Since then, I’ve had boyfriends who’ve started heading down that path. I’ve told them either stop or leave, and for the most part they stop (my current, as far as I can tell) And until I get a feeling or someone calls me, he can have his space, and I’ll have mine. But I do think if your man’s been acting sketchy, the phone is fair game, ladies. Give them their space, snoop if you need to proof, because lets face it…men lie.

  16. violet6d7 says:

    I snooped through my boyfriend’s Facebook messages, and found one to his ex-wife where he was reliving a great sexual experience they’d had. Put me in the 73% category please.

  17. sweetside123 says:

    I believe that this issue is a clear double-standard. It’s the whole ‘Do as I say, not as I do’ type of person who does this. I admit that I’ve done it, and I’ve regretted it. It’s only natural that we get urges to snoop in our boy/girlfriend/husband/wife’s computer or phone, because humans are greedy by nature. We also need the security that we can trust others, and if that little red flag goes off in your head and you feel the need to snoop, then something is happening that shouldn’t be. I suggest ‘casually’ mentioning that something doesn’t feel right, and if the significant other starts to fidget in their seat or even cast a glance to their phone or computer, that should be a sure sign that the little voice in your head is right and that whatever the problem is needs to be resolved as soon as possible.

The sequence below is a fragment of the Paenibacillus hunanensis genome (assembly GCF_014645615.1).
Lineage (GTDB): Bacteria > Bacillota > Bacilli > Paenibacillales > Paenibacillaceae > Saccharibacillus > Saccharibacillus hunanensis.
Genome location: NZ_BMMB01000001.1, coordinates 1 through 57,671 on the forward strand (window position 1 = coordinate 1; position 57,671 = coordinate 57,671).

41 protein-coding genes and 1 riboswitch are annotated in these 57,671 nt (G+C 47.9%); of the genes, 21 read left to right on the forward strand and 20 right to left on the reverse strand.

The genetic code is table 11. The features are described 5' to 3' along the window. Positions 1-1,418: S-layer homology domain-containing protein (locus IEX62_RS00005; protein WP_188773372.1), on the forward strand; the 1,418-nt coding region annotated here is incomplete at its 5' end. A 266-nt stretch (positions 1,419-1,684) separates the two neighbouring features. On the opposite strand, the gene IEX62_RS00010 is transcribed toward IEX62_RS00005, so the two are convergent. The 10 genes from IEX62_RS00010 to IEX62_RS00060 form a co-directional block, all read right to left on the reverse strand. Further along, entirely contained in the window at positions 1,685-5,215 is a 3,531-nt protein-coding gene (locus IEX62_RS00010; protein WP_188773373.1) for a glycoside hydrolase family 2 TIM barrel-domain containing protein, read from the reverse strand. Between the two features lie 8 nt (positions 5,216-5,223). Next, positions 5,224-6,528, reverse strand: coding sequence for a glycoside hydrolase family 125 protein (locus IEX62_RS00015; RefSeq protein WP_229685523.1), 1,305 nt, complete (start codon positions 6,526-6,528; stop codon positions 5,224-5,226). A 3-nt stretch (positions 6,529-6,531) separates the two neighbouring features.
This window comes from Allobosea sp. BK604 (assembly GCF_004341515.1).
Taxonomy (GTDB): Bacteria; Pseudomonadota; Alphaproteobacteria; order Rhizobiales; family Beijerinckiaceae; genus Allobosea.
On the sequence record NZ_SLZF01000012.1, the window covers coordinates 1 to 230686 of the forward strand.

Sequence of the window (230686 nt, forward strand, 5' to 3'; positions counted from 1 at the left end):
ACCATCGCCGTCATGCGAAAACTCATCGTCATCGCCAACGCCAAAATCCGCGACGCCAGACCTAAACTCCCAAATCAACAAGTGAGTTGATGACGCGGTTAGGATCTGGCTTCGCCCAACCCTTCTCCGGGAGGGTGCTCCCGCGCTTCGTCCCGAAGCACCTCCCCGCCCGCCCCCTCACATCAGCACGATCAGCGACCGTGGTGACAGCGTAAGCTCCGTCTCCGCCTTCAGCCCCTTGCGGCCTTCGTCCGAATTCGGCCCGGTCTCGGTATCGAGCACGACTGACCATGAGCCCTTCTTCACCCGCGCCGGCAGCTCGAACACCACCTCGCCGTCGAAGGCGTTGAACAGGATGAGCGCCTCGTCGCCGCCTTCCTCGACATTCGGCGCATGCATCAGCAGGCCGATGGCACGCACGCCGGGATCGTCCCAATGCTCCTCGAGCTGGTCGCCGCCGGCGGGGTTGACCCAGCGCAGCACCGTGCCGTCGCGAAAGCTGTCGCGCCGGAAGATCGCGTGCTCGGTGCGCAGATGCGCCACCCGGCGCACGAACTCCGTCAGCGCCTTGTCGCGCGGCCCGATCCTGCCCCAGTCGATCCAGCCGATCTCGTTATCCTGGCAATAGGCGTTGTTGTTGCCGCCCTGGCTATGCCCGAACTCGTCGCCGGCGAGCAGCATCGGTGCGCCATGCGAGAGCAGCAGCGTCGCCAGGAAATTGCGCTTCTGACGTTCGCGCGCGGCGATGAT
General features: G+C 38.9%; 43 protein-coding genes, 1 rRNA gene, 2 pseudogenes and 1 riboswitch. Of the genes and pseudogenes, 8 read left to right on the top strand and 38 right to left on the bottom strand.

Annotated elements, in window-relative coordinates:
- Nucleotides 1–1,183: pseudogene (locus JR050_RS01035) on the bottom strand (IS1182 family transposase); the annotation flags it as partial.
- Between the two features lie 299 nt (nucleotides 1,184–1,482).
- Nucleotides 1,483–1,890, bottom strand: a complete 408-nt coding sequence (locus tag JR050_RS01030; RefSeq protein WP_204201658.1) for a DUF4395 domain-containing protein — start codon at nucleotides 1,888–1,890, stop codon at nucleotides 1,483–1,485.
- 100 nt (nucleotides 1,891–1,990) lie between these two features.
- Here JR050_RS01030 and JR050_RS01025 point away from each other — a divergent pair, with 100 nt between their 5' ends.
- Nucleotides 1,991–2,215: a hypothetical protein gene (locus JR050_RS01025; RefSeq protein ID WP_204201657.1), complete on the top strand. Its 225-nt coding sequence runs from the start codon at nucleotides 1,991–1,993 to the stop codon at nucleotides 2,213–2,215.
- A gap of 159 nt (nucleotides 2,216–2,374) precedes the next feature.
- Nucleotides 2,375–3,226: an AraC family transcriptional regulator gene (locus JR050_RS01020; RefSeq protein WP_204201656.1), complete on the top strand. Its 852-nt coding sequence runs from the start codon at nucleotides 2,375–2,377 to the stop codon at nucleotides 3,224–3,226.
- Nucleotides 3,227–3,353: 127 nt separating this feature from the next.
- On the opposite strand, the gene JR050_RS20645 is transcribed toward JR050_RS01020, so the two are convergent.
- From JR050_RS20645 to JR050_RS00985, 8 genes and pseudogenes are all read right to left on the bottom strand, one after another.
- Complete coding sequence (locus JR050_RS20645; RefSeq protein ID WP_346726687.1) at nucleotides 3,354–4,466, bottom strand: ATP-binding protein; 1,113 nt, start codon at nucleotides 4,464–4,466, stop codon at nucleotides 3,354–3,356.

If he gets defensive, back off a little, but if he starts trying to turn the accusations towards you, then you need to get out of that relationship, and FAST. He’s obviously hiding something. Let’s not forget that women are also capable of this, so this is a heads up to all you guys out there as well.